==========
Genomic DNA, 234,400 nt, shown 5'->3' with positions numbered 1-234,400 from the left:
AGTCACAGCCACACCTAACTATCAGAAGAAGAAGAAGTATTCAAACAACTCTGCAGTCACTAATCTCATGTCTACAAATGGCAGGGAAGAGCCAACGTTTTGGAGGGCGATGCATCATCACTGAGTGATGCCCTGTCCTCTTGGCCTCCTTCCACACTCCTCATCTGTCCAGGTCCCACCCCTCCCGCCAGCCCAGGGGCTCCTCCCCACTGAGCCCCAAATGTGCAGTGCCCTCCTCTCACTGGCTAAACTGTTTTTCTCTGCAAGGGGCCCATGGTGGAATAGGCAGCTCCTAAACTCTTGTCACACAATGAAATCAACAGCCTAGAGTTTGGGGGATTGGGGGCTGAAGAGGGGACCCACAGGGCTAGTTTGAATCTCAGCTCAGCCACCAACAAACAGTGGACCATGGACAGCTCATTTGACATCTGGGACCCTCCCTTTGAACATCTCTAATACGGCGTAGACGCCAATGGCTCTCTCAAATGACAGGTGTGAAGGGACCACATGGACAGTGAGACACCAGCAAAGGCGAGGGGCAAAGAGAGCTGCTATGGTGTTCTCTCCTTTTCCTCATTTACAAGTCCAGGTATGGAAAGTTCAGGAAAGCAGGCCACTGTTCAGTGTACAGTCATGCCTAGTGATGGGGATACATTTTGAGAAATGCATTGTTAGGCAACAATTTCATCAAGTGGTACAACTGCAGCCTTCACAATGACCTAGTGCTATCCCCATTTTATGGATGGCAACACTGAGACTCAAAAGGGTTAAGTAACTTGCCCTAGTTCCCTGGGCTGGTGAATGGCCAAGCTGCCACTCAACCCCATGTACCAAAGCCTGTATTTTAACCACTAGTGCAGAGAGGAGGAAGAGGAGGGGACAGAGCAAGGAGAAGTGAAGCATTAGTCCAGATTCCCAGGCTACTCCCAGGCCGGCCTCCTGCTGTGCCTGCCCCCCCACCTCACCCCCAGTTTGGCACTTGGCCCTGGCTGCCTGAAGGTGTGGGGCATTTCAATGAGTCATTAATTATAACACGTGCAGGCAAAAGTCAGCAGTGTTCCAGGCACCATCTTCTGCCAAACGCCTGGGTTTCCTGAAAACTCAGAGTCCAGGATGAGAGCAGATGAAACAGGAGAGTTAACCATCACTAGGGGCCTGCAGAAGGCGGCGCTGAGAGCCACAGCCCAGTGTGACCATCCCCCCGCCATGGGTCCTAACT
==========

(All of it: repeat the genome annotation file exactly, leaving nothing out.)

Genomic DNA, 234,400 nt, shown 5'->3' with positions numbered 1-234,400 from the left:
AGTCACAGCCACACCTAACTATCAGAAGAAGAAGAAGTATTCAAACAACTCTGCAGTCACTAATCTCATGTCTACAAATGGCAGGGAAGAGCCAACGTTTTGGAGGGCGATGCATCATCACTGAGTGATGCCCTGTCCTCTTGGCCTCCTTCCACACTCCTCATCTGTCCAGGTCCCACCCCTCCCGCCAGCCCAGGGGCTCCTCCCCACTGAGCCCCAAATGTGCAGTGCCCTCCTCTCACTGGCTAAACTGTTTTTCTCTGCAAGGGGCCCATGGTGGAATAGGCAGCTCCTAAACTCTTGTCACACAATGAAATCAACAGCCTAGAGTTTGGGGGATTGGGGGCTGAAGAGGGGACCCACAGGGCTAGTTTGAATCTCAGCTCAGCCACCAACAAACAGTGGACCATGGACAGCTCATTTGACATCTGGGACCCTCCCTTTGAACATCTCTAATACGGCGTAGACGCCAATGGCTCTCTCAAATGACAGGTGTGAAGGGACCACATGGACAGTGAGACACCAGCAAAGGCGAGGGGCAAAGAGAGCTGCTATGGTGTTCTCTCCTTTTCCTCATTTACAAGTCCAGGTATGGAAAGTTCAGGAAAGCAGGCCACTGTTCAGTGTACAGTCATGCCTAGTGATGGGGATACATTTTGAGAAATGCATTGTTAGGCAACAATTTCATCAAGTGGTACAACTGCAGCCTTCACAATGACCTAGTGCTATCCCCATTTTATGGATGGCAACACTGAGACTCAAAAGGGTTAAGTAACTTGCCCTAGTTCCCTGGGCTGGTGAATGGCCAAGCTGCCACTCAACCCCATGTACCAAAGCCTGTATTTTAACCACTAGTGCAGAGAGGAGGAAGAGGAGGGGACAGAGCAAGGAGAAGTGAAGCATTAGTCCAGATTCCCAGGCTACTCCCAGGCCGGCCTCCTGCTGTGCCTGCCCCCCCACCTCACCCCCAGTTTGGCACTTGGCCCTGGCTGCCTGAAGGTGTGGGGCATTTCAATGAGTCATTAATTATAACACGTGCAGGCAAAAGTCAGCAGTGTTCCAGGCACCATCTTCTGCCAAACGCCTGGGTTTCCTGAAAACTCAGAGTCCAGGATGAGAGCAGATGAAACAGGAGAGTTAACCATCACTAGGGGCCTGCAGAAGGCGGCGCTGAGAGCCACAGCCCAGTGTGACCATCCCCCCGCCATGGGTCCTAACT